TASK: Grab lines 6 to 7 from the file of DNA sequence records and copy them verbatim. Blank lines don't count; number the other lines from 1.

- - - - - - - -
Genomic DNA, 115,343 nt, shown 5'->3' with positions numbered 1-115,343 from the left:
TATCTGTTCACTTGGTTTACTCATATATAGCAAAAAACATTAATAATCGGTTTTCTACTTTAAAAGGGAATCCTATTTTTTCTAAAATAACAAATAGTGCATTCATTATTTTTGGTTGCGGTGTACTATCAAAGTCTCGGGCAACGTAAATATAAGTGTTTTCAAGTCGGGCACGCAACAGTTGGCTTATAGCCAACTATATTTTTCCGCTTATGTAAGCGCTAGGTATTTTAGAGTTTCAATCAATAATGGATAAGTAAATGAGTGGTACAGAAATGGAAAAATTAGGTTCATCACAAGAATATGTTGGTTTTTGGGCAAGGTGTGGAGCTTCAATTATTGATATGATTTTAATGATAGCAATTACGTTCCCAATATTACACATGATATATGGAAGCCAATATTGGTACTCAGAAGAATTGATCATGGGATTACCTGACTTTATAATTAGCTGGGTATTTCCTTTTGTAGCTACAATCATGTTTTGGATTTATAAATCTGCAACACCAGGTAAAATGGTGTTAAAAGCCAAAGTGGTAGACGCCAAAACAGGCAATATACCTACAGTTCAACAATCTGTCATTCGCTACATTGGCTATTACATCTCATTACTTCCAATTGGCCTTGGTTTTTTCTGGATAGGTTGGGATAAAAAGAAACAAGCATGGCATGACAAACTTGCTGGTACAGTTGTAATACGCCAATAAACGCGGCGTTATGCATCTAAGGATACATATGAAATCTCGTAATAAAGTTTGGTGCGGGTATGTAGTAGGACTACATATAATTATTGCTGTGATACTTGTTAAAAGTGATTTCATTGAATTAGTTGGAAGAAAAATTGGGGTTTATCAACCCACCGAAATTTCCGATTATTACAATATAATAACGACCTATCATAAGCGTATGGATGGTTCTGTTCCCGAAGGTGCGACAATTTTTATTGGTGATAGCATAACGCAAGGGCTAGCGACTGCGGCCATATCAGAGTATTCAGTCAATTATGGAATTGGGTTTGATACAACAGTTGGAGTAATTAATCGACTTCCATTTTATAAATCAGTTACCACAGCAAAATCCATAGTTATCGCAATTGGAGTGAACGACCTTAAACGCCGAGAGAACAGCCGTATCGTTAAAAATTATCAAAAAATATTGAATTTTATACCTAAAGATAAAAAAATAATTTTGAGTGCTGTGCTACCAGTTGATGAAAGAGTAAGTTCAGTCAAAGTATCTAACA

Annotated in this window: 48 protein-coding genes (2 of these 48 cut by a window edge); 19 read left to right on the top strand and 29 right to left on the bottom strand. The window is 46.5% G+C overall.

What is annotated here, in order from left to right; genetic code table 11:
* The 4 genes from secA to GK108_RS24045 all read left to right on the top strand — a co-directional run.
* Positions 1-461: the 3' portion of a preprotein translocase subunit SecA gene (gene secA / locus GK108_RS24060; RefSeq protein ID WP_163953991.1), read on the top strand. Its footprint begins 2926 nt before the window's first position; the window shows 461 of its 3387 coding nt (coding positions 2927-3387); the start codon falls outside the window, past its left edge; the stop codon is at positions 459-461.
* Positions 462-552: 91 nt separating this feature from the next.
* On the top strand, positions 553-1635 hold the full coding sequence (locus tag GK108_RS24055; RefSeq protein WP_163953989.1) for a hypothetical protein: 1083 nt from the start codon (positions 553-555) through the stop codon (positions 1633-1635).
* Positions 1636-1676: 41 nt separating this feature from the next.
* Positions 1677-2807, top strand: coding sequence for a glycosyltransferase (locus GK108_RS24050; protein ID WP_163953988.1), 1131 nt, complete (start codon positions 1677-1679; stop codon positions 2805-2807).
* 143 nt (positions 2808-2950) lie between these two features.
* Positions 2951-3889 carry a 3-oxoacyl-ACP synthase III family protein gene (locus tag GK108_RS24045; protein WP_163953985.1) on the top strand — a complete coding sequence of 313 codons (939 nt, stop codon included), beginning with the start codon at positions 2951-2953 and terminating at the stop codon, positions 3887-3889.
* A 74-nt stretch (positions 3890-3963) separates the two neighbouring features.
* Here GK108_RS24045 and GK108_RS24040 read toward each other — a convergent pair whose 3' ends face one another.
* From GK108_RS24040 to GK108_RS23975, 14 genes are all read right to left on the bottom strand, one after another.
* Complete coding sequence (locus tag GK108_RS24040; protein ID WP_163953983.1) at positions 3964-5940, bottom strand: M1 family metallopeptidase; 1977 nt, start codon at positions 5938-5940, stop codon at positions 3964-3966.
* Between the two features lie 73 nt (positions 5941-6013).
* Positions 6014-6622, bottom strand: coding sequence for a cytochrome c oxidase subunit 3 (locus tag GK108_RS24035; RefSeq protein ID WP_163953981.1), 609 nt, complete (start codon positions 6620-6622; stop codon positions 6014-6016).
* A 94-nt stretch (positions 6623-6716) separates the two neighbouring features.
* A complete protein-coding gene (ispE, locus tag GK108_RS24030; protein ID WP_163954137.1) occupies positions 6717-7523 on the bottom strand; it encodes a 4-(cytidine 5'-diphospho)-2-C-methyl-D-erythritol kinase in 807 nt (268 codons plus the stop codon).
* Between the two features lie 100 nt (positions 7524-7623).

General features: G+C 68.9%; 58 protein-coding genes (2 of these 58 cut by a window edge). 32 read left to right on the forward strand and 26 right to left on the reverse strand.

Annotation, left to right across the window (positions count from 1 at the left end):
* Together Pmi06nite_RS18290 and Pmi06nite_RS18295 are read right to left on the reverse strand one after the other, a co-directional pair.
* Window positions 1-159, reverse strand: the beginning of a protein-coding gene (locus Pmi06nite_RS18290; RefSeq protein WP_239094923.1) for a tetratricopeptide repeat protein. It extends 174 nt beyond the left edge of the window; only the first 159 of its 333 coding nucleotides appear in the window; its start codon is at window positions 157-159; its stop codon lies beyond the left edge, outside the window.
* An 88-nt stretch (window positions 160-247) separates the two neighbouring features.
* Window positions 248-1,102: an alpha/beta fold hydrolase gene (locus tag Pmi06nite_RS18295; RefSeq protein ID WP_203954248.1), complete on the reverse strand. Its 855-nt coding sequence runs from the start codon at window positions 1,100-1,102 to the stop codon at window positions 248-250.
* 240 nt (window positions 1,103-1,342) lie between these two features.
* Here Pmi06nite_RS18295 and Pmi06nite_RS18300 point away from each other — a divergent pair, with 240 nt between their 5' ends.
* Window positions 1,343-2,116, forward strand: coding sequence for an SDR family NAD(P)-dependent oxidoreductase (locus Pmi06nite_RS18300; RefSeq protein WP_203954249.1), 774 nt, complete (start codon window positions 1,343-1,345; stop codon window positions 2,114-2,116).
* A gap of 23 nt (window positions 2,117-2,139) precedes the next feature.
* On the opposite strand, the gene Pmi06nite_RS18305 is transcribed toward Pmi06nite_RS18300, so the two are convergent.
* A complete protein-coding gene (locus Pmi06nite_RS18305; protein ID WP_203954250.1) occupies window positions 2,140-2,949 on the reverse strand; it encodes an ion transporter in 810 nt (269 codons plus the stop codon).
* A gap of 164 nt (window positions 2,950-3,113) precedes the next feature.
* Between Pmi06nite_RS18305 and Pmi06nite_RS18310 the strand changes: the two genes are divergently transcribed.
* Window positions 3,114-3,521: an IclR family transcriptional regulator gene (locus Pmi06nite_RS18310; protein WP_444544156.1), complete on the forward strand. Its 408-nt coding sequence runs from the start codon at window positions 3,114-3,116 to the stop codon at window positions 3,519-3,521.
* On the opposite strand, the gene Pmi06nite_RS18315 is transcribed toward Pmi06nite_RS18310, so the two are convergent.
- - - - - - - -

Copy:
* Positions 1-461: the 3' portion of a preprotein translocase subunit SecA gene (gene secA / locus GK108_RS24060; RefSeq protein ID WP_163953991.1), read on the top strand. Its footprint begins 2926 nt before the window's first position; the window shows 461 of its 3387 coding nt (coding positions 2927-3387); the start codon falls outside the window, past its left edge; the stop codon is at positions 459-461.
* Positions 462-552: 91 nt separating this feature from the next.